But the breast tissue healed. The scar was not too big, was even tidy. Sometimes I felt guilty knowing things were not fine for so many other women. I had been a hippie mom, nursing long and well, and would again. My biology had often felt easy; being female even felt irrelevant as intellect worked hard. Yet being female also had hindered and hounded me. Still, although that life was not one fitted with sturdy happiness I was able to reclaim it as my own when the diagnosis came.
In youth we feel it all but understand–indeed, can barely claim the truth–much less. I don’t today live in fear of breast cancer and the spectrum of experiences I did then. Even though anything could happen that is worse than imagined. Even though some things have. I am much older now, older than I thought I wanted to be when only 27. But I know the veil between this life and the other is nearly transparent. I have slipped through it, have even been comforted. Amazed. Life reconfigures us and we, it. I am most fearful of not living in truth, with enough depth. Not seeing the kaleidoscopic beauty of this current life. Not finding enough of God moving among us. Not loving enough, without one regret.
The physical scarring that was left me has remained visible; it has been tagged at every mammogram, explained as partners’ fingers have found it. There was another biopsy but less invasive; decades have passed and there is so much more knowledge and good treatment. But women still suffer and die way too often from the proliferation of treacherous cells. And, I know, from treacherous lives.
My first husband, he who accompanied me to the breast surgery, passed away this year. I dream of him and say his name without speaking. We had something rarefied as an orchid though it also needed more or different nourishment. He died from long-ignored cancer, which haunts me (though he would have said: it can be anything, anything that gets us, it matters little). Maybe that is why I was able to locate the poem; it longed to be recalled, the caring and errors of caring. I went right to it, found it wedged beside greater volumes on crammed and dusty bookshelves.
When my friend told me she had to have a similar procedure as I had once had, it came right back as if it was yesterday: that day, that year. And when the page was opened I felt again that disassociation, the weirdness of biopsy. But also how much any kind of love can elicit moments rare and unsettling and crucial. Friends, lovers, children, husbands. We find the intersection of such moments and take them with us or are the lesser for it.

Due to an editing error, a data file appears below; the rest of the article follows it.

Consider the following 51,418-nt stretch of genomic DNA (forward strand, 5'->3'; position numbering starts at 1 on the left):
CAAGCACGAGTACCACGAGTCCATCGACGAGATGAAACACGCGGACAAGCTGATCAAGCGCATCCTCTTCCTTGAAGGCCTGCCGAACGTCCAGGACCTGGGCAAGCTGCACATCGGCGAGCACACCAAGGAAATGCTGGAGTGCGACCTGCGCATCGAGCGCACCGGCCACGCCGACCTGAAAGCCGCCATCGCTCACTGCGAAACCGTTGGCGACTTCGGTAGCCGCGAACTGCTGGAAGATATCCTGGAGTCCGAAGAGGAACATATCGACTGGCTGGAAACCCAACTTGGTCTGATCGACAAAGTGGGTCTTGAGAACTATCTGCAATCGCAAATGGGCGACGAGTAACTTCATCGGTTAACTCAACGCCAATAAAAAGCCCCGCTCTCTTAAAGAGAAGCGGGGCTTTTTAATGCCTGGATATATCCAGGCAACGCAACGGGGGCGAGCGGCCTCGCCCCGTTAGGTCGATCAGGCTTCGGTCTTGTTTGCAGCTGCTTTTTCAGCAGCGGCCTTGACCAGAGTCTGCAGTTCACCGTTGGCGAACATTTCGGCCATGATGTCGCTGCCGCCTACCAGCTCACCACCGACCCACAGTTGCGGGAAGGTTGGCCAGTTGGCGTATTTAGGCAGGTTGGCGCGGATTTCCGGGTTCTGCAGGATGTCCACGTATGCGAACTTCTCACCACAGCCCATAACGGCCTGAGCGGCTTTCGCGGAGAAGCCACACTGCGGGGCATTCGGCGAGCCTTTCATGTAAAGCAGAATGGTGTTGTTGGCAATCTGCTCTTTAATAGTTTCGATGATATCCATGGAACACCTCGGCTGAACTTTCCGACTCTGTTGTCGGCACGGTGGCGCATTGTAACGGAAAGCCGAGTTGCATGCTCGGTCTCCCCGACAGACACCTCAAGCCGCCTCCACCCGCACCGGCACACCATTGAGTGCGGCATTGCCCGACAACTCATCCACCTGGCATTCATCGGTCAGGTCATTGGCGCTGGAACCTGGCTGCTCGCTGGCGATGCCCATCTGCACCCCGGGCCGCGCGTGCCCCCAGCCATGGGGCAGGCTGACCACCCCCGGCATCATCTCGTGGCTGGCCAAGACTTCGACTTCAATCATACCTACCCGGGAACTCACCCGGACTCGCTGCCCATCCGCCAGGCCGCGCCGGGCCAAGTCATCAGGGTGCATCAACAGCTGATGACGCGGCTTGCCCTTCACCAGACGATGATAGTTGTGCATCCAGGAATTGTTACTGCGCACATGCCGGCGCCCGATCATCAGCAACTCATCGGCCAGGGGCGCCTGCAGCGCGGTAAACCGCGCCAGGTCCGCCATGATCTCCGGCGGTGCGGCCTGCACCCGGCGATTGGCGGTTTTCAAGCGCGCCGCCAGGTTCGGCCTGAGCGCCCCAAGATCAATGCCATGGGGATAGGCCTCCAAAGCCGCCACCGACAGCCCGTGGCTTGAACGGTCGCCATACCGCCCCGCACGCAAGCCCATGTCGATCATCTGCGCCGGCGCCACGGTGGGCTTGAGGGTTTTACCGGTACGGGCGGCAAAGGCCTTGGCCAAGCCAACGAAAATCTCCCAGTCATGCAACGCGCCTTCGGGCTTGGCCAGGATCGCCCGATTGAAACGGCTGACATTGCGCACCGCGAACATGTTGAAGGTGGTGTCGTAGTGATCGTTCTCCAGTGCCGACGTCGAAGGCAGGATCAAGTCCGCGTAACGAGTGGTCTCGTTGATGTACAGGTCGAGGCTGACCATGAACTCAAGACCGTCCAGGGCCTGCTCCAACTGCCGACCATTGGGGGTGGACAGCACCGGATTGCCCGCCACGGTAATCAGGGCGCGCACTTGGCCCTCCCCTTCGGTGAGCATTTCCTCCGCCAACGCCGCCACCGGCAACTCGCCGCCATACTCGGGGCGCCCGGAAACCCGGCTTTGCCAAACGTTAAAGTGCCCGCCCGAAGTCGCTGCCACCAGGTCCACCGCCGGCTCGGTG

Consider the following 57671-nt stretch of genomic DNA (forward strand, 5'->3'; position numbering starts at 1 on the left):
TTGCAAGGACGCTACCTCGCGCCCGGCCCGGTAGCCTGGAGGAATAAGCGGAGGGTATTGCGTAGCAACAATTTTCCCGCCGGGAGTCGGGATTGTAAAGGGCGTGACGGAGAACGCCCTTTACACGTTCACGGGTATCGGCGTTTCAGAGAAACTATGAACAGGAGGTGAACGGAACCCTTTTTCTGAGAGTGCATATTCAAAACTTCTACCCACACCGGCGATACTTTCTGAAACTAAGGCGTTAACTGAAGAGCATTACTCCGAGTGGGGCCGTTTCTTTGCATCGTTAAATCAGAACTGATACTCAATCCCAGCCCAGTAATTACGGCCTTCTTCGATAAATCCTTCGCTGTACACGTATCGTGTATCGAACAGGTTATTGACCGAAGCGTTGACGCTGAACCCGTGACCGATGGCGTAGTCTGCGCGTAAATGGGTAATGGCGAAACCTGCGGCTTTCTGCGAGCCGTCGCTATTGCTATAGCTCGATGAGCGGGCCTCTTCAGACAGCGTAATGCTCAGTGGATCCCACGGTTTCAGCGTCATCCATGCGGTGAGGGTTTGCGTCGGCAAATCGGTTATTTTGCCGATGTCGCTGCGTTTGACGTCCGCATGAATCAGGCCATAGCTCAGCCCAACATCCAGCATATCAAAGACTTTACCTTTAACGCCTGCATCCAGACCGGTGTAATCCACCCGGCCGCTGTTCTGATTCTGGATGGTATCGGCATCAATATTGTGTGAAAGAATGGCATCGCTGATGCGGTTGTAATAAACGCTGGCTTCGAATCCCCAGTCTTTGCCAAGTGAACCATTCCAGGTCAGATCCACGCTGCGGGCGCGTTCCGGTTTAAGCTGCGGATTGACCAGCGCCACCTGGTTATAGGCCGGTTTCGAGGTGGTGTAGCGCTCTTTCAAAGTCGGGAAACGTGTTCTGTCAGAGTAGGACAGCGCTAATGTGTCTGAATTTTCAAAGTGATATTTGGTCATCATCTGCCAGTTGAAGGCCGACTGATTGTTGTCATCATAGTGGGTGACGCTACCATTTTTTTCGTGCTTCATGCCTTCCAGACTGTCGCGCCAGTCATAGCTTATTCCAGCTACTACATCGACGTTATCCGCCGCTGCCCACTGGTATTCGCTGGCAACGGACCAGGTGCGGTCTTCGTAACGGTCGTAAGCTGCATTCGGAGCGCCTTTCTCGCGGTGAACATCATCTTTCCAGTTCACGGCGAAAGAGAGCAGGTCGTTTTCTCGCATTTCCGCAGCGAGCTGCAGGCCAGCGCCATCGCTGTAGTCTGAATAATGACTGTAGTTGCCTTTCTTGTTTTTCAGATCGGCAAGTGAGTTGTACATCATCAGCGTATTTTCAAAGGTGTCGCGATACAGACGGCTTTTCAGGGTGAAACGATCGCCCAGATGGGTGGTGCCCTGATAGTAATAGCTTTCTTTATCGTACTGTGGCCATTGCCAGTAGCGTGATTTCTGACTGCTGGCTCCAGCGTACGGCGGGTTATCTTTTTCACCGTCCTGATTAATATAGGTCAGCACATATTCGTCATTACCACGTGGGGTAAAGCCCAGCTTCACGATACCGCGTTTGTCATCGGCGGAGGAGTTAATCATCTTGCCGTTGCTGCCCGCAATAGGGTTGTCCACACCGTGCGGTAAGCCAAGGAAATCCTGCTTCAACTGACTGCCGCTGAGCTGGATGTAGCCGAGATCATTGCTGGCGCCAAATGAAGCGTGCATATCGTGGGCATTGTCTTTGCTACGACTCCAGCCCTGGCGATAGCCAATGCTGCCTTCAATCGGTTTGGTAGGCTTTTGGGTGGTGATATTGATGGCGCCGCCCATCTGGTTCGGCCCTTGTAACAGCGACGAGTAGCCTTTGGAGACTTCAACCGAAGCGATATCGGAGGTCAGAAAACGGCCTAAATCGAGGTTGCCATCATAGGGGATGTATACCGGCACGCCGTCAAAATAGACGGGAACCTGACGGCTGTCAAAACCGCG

We know how much we care for others and our very lives by how our hearts keep close their names–and the fierce and tender ways we continue living.
This is the poem from 1977. It tells a portion of that surgery’s story and what surrounded it.
I am swung high into whiteness
as voices skitter beyond.
In the chrome-ringed sun–
is this Saturn, have I come
is my head, hair spread out
over shoulders in silken
riverlets, my neck
smooth as a moonstone.
Breath is drawn somewhere
near my toes,
vaporous breath and sensibility
rippling about veiled flesh
Soon the singing comes even though I have not called it, bird-voicings, light sounding the whiteness through a tangle of vines. Wings of many colors, eye of jewels, flowers like plumes in the wind. Your shaman hands dipped into sweet waters, my throat.
Whirling, we lose our legs to shadows, lengths of light. And stop. See here? My forehead bears our imprint and more, and less; nothing is lost. But we migrate to the certainty of earth, changed and unchanged together. And I become mountainous, my narrowness overcome with leaves and blossoms, blossoms and leaves. Wind. I try not to sing aloud
now it is done. I see that from my breast has come something as large as a pigeon’s egg. The pocket of skin is embroidered shut; I am covered with a new breast of soft gauze. And rise with quivering sight, the knowledge of so much fine-edged steel in a lifetime, your fingertips dreaming in my shoulders
(from Wave Two, published 1977)
So, tomorrow morning I will sit and read, pray for my friend. I may even recall my own experience but will accept my past self as I was, a young woman filled to the brim with intimations of good to come yet blinded by wrong assumptions, too. But for my friend I will be present. Will hope against hope that she comes through this without any weeping but if weeping is needed, I will hold on to her. Love shared is that easy–it comes from a place of grace, thanks be to God. I want her life to be reinvigorated by joys. Balanced by peace. If difficulty is ahead may I take that road with her. The light we seek and find is always there. We are charged with keeping it bright. May it fill her being and body now and tomorrow.
An imperturbable demeanor comes from perfect patience. Quiet minds cannot be perplexed or frightened, but go on in fortune and misfortune at their own private pace like a clock during a thunderstorm.—Robert Louis Stevenson